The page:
For nearly 25 years, the federal government has struggled to clean up a massive stockpile of World War II era nuclear waste.
The Hanford facility in Washington state has already cost taxpayers about $19 billion, and still the plant has failed to treat a single drop of the 56 million gallons of radioactive waste that’s been sitting underground for decades.
Management issues and poor planning have sent the facility’s costs soaring over budget, and now federal auditors say lax oversight will likely tip the project even deeper into the red and behind schedule.
A new report from the Government Accountability Office, which examined the Department of Energy’s progress on the project, said that work supposed to be completed by 2011 now wouldn’t be done until at least 2019. The DOE still hasn’t agreed to any new deadlines.
The GAO blamed mismanagement and technology problems for the delays and cost overruns. “Contractor data indicate that significant, unresolved design issues remain, and recent internal and external reviews show that some facilities may require extensive and expensive rework,” the GAO said.
The Hanford site, a 586-square-mile complex, was built beginning in 1944 as part of the Manhattan Project. It was home to nine nuclear reactors, including the first full-scale plutonium production reactor in the world, as well as five large plutonium-processing facilities.
When the weapons production reactors were decommissioned at the end of the Cold War, tens of millions of gallons of high-level radioactive waste was left stored under the facility.
Now, the Department of Energy has proposed building two more facilities to "speed up" the process. The agency estimates each would cost at least $1 billion and take potentially eight years to construct.
However, the GAO’s latest report warns that the two structures would likely be far more expensive than officials are estimating, pointing at the problems the current facility has already run into.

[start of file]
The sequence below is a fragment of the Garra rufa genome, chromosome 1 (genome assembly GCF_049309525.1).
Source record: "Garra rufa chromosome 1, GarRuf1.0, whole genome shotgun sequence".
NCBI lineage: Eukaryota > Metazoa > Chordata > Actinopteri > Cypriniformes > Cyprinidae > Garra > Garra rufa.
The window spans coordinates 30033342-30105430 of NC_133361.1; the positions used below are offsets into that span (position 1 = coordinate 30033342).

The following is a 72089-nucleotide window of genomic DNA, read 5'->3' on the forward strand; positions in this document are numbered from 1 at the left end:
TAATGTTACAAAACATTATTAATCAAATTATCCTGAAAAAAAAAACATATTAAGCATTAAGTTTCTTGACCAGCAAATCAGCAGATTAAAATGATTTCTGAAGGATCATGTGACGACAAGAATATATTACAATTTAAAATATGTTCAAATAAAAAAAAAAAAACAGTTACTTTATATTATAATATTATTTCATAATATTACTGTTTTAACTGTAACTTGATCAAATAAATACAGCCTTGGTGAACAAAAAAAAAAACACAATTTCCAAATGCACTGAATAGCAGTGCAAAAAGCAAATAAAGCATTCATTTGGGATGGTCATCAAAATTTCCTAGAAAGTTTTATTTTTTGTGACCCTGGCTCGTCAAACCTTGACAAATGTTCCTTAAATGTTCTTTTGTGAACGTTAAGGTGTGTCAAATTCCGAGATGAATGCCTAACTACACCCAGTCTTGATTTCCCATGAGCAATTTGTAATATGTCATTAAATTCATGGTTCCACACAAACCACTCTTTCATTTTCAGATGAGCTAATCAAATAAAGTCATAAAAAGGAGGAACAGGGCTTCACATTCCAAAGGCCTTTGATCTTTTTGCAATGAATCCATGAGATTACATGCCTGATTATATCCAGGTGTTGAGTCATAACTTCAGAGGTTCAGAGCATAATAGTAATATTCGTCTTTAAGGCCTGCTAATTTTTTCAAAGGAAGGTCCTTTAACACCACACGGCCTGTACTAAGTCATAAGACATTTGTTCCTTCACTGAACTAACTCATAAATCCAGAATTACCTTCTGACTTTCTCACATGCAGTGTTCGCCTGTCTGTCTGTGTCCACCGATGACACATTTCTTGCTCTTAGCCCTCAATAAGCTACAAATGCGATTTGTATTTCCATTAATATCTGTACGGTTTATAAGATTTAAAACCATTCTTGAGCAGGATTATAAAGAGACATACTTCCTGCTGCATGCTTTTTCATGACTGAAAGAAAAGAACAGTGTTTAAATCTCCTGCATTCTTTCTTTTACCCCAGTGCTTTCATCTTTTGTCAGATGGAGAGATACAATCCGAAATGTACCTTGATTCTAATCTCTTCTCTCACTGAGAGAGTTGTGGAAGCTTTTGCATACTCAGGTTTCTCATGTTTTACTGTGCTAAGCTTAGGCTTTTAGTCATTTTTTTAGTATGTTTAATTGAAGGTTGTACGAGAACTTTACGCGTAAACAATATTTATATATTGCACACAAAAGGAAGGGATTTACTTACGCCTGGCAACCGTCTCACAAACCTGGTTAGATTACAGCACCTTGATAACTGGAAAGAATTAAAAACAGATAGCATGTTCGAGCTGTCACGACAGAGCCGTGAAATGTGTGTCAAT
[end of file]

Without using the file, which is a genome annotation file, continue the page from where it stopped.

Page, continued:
“DOE's preliminary cost and schedule estimates for constructing the two proposed facilities are not reliable because they do not meet industry best practices for reliable cost and schedule estimates,” the auditors said in the report.
They added that the DOE failed to include some costs crucial to the project, which is being designed and constructed by Bechtel National Inc.
Beyond the cost and schedule delays, auditors raised serious safety concerns.
“In addition to cost and schedule overruns, the project has long faced technical and management challenges,” the report said. “For example, over the past 10 years, we have found that DOE’s Office of River Protection, which is responsible for managing the construction of the WTP, has been unable to successfully demonstrate the technology selected to prevent a nuclear accident.” WTP is shorthand for the Hanford Tank Waste Treatment and Immobilization Plant.
This is not the first time the treatment project has been flagged for waste and mismanagement. In fact, the Energy Department has abandoned several approaches for disposing of the waste—and it still hasn’t figured out what will work.
Just last month, Sen. Ron Wyden, (D- OR) asked auditors to probe into the Energy Department’s contracting practices at the Hanford site, after receiving internal documents from Bechtel National, Inc, the contractor, revealing at least $277 million tax dollars had been spent on incomplete work orders.
“The DOE has been mismanaging the cleanup at Hanford for three decades,” Wyden wrote in a letter to the Energy Department’s inspector general. “I am outraged that the Department claims it doesn’t have enough money to clean up Hanford yet allows such an egregious waste of taxpayer dollars. Taxpayers deserve to know how their money has been spent and the citizens of the Pacific Northwest deserve to have this place cleaned up.”
The Hanford site isn’t alone. Other nuclear clean-up sites across the country have been flagged for management and oversight issues that have catapulted their cost far over budget.
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